President-elect Donald Trump falsely claimed on Sunday that “millions of people” voted illegally in the 2016 presidential election. In a conference call with reporters on Monday, Trump’s campaign team did not produce any evidence to support that allegation. But the strangest thing about the president-elect’s claim isn’t that there is zero evidence to support it — it’s that Trump, who has turned away daily intelligence briefings since winning the election, took time out of his day to repeat a rumor that initially spread because of one guy on Twitter. [HuffPo]

THE SHITSHOW IS ALMOST OVER!

Shitbirds of a feather flock together. In early October, Gov. Matt Bevin stood in the Capitol Rotunda, a few short steps from his office, and recorded a video because he had caught wind of a Democratic news conference that would call his record on education funding into question. [H-L]

Shortly after the first presidential debate, former Obama adviser David Axelrod said on CNN that the commander in chief “can send armies marching and markets tumbling.” [HuffPo]

Rand Paul and Lexington Mayor Jim Gray went to friendly territory on Saturday as they looked for final votes heading into Tuesday’s election. [C-J/AKN]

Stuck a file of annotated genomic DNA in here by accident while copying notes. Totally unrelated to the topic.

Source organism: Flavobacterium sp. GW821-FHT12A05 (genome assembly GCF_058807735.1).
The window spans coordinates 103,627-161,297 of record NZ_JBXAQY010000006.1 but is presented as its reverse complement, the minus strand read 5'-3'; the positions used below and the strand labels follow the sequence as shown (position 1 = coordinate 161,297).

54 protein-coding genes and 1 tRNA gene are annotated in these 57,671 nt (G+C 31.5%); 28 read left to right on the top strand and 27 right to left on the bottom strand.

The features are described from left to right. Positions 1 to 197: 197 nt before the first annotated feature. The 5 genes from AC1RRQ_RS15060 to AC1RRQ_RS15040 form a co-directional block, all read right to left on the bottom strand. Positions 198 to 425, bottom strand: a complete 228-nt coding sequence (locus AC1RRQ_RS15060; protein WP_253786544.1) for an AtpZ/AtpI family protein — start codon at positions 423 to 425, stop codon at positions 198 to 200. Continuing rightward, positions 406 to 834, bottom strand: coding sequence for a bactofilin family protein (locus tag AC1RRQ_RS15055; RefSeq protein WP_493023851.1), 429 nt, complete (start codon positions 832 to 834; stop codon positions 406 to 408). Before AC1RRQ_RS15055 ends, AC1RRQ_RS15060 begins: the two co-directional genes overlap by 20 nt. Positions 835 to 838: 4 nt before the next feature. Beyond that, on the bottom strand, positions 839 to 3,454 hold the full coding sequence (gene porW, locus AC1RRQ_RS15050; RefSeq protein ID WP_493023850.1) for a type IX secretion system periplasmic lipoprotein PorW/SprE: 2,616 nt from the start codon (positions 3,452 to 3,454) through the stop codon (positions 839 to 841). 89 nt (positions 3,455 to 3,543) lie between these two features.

Hillary Clinton is one state away from losing the presidential election, FiveThirtyEight’s Nate Silver said Sunday. [The Hill]

You can thank human tire fire and homophobic trainwreck Matt Bevin for this. Kentucky took a tumble in the latest rankings of the states’ business climates by Site Selection magazine. [Business First]

As the youngest members of the millennial generation became old enough to vote in this year’s U.S. presidential election, states and social media platforms poured efforts into online registration, hoping to attract these tech savvy voters who now rival Baby Boomers as the country’s largest demographic. [Reuters]

When Kentucky goes to the polls Tuesday, more than 300,000 potential voters will find themselves on the sidelines. [WFPL]